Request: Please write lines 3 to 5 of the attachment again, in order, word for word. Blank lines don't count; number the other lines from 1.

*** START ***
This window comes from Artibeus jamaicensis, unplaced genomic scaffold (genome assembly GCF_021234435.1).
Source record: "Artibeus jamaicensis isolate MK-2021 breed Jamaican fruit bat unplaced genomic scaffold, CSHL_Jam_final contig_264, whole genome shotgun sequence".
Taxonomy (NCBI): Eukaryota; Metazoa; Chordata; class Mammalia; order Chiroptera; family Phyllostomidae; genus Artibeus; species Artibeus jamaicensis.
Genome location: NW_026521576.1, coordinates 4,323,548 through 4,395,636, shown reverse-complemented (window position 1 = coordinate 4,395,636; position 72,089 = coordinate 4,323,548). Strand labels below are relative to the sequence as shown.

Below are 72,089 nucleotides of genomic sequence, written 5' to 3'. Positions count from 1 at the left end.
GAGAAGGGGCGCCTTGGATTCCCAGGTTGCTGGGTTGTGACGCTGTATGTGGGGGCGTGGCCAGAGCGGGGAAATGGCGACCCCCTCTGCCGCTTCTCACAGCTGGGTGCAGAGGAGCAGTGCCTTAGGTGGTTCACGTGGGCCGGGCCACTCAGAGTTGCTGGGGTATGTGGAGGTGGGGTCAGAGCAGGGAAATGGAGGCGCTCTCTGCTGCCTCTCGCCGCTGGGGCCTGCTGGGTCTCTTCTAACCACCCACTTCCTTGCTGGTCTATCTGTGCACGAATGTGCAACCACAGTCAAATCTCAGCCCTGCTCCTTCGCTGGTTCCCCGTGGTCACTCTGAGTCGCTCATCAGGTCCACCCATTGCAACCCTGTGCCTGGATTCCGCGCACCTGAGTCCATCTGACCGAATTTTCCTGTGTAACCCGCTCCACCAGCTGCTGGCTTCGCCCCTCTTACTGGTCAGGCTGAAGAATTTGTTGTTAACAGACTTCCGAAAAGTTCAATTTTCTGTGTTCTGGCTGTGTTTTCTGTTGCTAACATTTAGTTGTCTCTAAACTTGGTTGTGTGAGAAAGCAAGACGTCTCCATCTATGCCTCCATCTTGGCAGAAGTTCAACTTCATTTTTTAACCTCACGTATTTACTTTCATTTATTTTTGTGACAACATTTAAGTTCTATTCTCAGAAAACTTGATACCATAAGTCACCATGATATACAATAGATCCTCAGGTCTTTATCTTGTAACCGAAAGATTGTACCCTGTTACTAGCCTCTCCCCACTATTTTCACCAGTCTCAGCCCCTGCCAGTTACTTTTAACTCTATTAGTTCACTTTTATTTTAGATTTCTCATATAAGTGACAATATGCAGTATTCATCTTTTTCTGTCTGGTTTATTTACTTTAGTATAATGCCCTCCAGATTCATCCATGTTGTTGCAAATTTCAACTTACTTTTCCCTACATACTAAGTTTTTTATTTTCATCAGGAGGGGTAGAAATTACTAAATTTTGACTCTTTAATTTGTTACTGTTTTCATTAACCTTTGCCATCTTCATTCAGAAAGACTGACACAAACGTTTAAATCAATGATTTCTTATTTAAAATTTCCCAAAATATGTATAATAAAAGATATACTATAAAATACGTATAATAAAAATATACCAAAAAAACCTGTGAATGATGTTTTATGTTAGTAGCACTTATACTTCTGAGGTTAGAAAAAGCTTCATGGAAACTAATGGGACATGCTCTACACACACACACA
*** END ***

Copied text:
Taxonomy (NCBI): Eukaryota; Metazoa; Chordata; class Mammalia; order Chiroptera; family Phyllostomidae; genus Artibeus; species Artibeus jamaicensis.
Genome location: NW_026521576.1, coordinates 4,323,548 through 4,395,636, shown reverse-complemented (window position 1 = coordinate 4,395,636; position 72,089 = coordinate 4,323,548). Strand labels below are relative to the sequence as shown.

Below are 72,089 nucleotides of genomic sequence, written 5' to 3'. Positions count from 1 at the left end.